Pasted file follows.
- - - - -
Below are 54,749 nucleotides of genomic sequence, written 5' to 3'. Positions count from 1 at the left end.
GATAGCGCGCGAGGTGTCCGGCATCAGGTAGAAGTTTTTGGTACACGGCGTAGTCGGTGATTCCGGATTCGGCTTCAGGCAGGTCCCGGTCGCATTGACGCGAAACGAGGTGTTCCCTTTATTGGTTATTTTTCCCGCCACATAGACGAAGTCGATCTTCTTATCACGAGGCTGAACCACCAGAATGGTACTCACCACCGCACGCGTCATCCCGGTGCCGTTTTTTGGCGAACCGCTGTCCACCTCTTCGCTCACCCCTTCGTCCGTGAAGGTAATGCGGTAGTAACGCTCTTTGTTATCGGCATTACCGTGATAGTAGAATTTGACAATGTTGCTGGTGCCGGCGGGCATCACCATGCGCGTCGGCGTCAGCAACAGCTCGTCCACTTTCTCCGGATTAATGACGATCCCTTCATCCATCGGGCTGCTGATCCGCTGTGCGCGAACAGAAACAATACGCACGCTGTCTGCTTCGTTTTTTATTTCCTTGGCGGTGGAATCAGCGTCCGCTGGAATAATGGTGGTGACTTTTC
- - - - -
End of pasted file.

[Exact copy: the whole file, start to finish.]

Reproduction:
Below are 54,749 nucleotides of genomic sequence, written 5' to 3'. Positions count from 1 at the left end.
GATAGCGCGCGAGGTGTCCGGCATCAGGTAGAAGTTTTTGGTACACGGCGTAGTCGGTGATTCCGGATTCGGCTTCAGGCAGGTCCCGGTCGCATTGACGCGAAACGAGGTGTTCCCTTTATTGGTTATTTTTCCCGCCACATAGACGAAGTCGATCTTCTTATCACGAGGCTGAACCACCAGAATGGTACTCACCACCGCACGCGTCATCCCGGTGCCGTTTTTTGGCGAACCGCTGTCCACCTCTTCGCTCACCCCTTCGTCCGTGAAGGTAATGCGGTAGTAACGCTCTTTGTTATCGGCATTACCGTGATAGTAGAATTTGACAATGTTGCTGGTGCCGGCGGGCATCACCATGCGCGTCGGCGTCAGCAACAGCTCGTCCACTTTCTCCGGATTAATGACGATCCCTTCATCCATCGGGCTGCTGATCCGCTGTGCGCGAACAGAAACAATACGCACGCTGTCTGCTTCGTTTTTTATTTCCTTGGCGGTGGAATCAGCGTCCGCTGGAATAATGGTGGTGACTTTTC